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Calamity Jane and Sam Bass

From Wikipedia, the free encyclopedia

Calamity Jane and Sam Bass
Calamity Jane and Sam Bass poster.jpg
Film poster
Directed byGeorge Sherman
Screenplay byMaurice Geraghty
Melvin Levy
Story byGeorge Sherman
Produced byLeonard Goldstein
StarringYvonne de Carlo
Howard Duff
Dorothy Hart
Willard Parker
Lloyd Bridges
CinematographyIrving Glassberg
Edited byEdward Curtiss
Color processTechnicolor
Universal Pictures
Distributed byUniversal Pictures
Release dates
  • July 4, 1949 (1949-07-04) (United States)
  • July 14, 1949 (1949-07-14) (Los Angeles)
  • July 16, 1949 (1949-07-16) (New York City)
Running time
86 minutes
CountryUnited States

Calamity Jane and Sam Bass is a 1949 American Western film directed by George Sherman and starring Yvonne de Carlo, Howard Duff and Dorothy Hart.[1]


Sheriff Will Egan doesn't want any gamblers in Denton, Texas and is suspicious when stranger Sam Bass arrives in town. The sheriff's sister Kathy likes the newcomer, though, while Calamity Jane is impressed with Sam's way with horses, even more so when Sam spots a poorly shod favorite in a horse race and bets against him, winning a tidy sum.

Sam buys the losing horse with his wager winnings and intends to race him. But when a hired guy poisons the horse, Sam shoots him. Sam tries to turn himself in, but feels he can't get a fair trial and busts out.

Sam becomes an outlaw, robbing banks. He believes Kathy has tricked him and turns to Jane.

He ends up shot, dying in Jane's arms, yet seemingly in love with Kathy.



In March 1948 Universal announced they would make The Story of Sam Bass from a story by director George Sherman. It would be an expensive production in Technicolor shot on location in Kanab, Utah.[2] Jimmy Stewart was sought to play the title role.[3] The role eventually went to Howard Duff who had just come to notice in Brute Force (1947).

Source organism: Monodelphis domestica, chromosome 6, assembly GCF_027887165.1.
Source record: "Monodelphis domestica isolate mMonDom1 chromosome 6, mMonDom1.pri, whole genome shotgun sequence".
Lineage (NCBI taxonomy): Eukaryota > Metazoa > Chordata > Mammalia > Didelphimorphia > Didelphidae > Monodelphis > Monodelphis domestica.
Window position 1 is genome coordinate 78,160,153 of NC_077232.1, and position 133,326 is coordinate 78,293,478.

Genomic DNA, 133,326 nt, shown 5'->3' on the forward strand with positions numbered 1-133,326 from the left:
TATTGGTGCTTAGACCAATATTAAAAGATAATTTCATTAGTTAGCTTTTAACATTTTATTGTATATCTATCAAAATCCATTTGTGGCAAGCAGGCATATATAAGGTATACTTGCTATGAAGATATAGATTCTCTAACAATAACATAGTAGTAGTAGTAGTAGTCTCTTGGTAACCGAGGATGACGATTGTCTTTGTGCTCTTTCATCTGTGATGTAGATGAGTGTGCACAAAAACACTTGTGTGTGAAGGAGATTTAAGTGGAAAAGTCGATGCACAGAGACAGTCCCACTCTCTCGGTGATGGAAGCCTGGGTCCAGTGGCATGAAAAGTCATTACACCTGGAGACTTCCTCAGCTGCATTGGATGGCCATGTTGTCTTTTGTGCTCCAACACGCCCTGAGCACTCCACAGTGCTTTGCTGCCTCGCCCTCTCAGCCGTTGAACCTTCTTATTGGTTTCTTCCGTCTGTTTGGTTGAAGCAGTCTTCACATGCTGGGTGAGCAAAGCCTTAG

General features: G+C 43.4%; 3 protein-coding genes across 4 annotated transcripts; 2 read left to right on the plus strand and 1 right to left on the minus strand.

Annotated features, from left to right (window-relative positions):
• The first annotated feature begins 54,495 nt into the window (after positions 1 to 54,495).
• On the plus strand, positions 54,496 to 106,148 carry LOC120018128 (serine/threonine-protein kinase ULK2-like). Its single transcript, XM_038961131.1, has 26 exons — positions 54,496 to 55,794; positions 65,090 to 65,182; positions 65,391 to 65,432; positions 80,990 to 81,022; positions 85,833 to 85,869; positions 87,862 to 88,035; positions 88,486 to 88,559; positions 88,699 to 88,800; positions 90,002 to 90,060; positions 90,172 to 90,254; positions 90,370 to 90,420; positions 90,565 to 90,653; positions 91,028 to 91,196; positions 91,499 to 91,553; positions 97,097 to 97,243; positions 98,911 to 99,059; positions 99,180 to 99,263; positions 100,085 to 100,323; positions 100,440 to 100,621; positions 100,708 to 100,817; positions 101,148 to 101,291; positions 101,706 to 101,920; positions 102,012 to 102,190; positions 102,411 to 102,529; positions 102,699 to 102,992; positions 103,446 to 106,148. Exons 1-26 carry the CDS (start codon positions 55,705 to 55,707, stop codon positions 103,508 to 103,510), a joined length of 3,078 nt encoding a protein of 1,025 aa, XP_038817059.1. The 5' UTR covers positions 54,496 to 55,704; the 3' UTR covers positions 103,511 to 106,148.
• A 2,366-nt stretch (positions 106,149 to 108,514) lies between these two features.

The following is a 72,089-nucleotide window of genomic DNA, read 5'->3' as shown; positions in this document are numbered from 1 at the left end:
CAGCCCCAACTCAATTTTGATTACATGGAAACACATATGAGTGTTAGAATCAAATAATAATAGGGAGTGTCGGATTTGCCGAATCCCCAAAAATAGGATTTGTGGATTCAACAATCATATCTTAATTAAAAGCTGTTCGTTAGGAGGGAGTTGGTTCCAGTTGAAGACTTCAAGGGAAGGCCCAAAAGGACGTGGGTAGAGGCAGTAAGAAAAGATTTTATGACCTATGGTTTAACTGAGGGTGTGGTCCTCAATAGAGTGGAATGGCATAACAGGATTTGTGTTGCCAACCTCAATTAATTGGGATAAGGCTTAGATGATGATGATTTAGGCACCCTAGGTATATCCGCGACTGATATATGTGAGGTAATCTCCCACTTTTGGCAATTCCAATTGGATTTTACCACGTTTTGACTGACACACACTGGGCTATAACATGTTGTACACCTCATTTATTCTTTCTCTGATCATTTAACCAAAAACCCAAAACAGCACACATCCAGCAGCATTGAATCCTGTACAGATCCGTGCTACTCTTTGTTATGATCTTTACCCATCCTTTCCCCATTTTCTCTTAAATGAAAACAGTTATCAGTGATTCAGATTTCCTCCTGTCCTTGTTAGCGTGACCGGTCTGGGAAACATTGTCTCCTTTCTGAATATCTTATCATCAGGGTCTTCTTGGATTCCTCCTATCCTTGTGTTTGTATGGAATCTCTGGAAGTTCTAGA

Universal decided to cast Yvonne de Carlo as the female lead. De Carlo was under contract to Universal at the time, and had just been entertaining US troops in Europe. She was reluctant to make the film as it was a Western, but did not want to go on suspension. (She had been briefly engaged to her co-star Howard Duff in April 1947.)[4] Dorothy Hart and Willard Parker signed to play support roles.[5]

Filming started 7 October 1948 in Kanab, Utah.[6] Johnson Canyon, Vermillion Cliffs, and the Gap were additional filming locations.[7]: 288 

It was the second film about Calamity Jane made that year, the other being The Paleface.[8]

See also


  1. ^ H.R. (June 24, 1949). "Yvonne De Carlo, Howard Duff In New Technicolor Western". The Christian Science Monitor. p. 5.
  2. ^ "Outlaw Bass Maturing; Janis Carter to Europe". Los Angeles Times. May 12, 1948. p. 23.
  3. ^ "Looking at Hollywood". Chicago Daily Tribune. May 14, 1948. p. A1.
  4. ^ "Yvonne De Carlo May Brave Suspension, So She Can Return to Troops: GI's Show Needs Told by Actress Strong". Los Angeles Times. October 3, 1948. p. D1.
  5. ^ "ZUCKERMAN IS SET TO WRITE FOY FILM: He Will Do Scenario for Eagle Lion Producer for Movie With Counterfeiting Plot". The New York Times. October 5, 1948. p. 31.
  6. ^ "Howard Duff to Star Opposite De Carlo". Los Angeles Times. October 2, 1948. p. 8.
  7. ^ D'Arc, James V. (2010). When Hollywood came to town: A history of moviemaking in Utah (1st ed.). Layton, Utah: Gibbs Smith. ISBN 9781423605874.
  8. ^ "Calamity Jane Goes On and On Like Poet's Brook: Two Will Do Calamity Jane Role". Los Angeles Times. December 19, 1948. p. D1.

External links

This page was last edited on 12 July 2022, at 19:30
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